Pollination: Air Pollution Renders Flower Odors Unattractive to Moths

Researchers showed that tobacco hawkmoths lost attraction to the scent of their preferred flowers when that scent had been altered by ozone. This oxidizing pollutant thus disturbs the chemical ...

In Butterfly Battle of Sexes, Males Deploy 'Chastity Belts' but Females Fight Back

Some male butterflies seal their mate's genitalia with a waxy 'chastity belt' to prevent future liaisons. But female butterflies can fight back. Could this sexual one-upmanship ...

Birds Can Learn from Others to Be More Daring

New research into highly social yet invasive house sparrows reveals that they can learn from each other and adapt their ...

Common Species Mirror Rare Animals' Response to Global Change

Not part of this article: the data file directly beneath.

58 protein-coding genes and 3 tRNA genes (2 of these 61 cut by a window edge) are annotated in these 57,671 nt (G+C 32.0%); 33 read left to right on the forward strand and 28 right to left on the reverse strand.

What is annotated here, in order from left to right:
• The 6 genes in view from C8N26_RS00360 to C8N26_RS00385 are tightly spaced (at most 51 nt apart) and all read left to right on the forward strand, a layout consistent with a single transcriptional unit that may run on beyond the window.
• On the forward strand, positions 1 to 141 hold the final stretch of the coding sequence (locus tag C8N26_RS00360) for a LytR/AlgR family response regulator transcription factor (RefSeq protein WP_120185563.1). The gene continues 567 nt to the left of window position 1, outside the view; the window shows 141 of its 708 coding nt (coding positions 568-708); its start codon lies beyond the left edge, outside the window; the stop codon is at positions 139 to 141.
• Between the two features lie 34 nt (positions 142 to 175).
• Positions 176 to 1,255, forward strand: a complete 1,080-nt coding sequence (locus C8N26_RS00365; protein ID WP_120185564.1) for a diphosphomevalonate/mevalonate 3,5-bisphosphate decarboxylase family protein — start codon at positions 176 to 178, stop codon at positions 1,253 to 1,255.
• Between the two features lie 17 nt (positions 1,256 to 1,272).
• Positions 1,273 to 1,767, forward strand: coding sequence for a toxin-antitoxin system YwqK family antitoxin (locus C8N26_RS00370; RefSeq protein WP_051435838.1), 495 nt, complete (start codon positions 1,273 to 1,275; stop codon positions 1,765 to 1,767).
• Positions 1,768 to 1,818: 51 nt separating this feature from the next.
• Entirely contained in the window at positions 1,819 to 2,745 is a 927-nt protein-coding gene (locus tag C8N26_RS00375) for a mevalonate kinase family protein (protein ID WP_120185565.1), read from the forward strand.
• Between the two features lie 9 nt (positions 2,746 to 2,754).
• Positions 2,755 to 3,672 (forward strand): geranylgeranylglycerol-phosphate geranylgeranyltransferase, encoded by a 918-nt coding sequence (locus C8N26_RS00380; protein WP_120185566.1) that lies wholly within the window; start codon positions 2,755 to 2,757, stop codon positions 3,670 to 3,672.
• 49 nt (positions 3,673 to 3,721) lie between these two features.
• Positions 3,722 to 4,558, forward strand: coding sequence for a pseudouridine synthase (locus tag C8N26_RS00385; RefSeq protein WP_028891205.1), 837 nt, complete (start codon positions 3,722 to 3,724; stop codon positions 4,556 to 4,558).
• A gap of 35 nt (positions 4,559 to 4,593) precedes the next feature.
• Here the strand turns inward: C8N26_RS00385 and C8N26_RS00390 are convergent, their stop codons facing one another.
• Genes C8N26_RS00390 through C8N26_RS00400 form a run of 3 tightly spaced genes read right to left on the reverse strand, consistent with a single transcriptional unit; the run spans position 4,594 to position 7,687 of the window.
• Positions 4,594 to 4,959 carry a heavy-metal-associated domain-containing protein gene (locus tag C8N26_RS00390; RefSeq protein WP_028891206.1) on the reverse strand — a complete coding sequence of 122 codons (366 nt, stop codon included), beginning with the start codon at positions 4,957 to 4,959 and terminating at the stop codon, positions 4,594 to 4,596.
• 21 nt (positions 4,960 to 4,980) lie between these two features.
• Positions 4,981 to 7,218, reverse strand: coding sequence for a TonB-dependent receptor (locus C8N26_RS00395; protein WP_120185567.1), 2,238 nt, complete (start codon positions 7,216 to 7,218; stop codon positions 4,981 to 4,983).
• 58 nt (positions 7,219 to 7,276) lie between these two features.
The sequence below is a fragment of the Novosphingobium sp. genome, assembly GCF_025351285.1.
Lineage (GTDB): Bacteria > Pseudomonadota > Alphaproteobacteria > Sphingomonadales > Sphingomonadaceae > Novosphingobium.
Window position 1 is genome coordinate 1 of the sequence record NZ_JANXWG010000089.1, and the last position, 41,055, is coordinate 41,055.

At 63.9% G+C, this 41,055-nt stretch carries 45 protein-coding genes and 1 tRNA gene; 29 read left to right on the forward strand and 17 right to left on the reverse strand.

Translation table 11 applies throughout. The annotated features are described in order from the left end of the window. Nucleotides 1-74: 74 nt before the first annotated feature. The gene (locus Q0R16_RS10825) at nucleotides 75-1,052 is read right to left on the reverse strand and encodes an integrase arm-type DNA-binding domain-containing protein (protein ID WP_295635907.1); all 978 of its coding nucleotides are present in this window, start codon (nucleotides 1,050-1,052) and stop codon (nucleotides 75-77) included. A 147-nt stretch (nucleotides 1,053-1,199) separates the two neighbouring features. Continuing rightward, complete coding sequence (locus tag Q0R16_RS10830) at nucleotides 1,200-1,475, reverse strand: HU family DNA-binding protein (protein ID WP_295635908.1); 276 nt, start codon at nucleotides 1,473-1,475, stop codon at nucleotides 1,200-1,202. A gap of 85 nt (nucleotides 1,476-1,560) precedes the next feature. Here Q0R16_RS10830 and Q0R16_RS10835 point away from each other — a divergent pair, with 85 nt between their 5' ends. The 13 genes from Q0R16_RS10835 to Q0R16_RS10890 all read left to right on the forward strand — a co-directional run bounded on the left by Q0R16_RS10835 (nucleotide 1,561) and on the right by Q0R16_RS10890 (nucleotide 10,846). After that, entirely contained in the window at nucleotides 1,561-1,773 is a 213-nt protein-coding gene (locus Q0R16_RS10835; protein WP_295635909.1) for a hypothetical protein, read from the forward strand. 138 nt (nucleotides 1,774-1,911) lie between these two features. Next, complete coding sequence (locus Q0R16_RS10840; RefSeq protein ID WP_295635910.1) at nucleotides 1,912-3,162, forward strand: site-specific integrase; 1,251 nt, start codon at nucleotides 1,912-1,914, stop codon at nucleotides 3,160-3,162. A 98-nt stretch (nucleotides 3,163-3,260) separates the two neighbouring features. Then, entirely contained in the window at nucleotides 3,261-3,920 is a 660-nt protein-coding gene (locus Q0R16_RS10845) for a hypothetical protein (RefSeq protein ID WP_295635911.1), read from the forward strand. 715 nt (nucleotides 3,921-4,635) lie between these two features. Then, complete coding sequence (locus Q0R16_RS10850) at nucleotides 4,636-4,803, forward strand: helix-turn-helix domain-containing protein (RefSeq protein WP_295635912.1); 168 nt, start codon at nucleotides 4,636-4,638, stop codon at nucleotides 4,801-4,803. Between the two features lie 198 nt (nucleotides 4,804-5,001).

A study of more than 2,000 species reveals animal populations around the world - from the very common to endangered species - are going up and down as global change alters land, sea and freshwater ...

Eye of a Fly: Researchers Reveal Secrets of Fly Vision for Rapid Flight Control

By examining how fruit flies use eye movements to enhance flight control with a staggeringly fast reaction speed -- about 30 times faster than the blink of an eye -- researchers have detailed a ...

Differing Diets of Bonobo Groups May Offer Insights Into How Culture Is Created

Besides humans, many other social animals are believed to exhibit forms of culture in various ways, too. According to primatologists, bonobos, one of our closest living relatives, could be the latest ...

Songbirds Reduce Reproduction to Help Survive Drought

New research suggests tropical songbirds in both the Old and New Worlds reduce reproduction during severe droughts, and this - somewhat surprisingly -- may actually increase their survival ...

Genetic Link Between Cattle Temperament and Autism in Humans

Researchers have discovered that cattle share an overlap of genes with humans that are critical in brain function and response to fear stimuli. The results open the way for research conducted on ...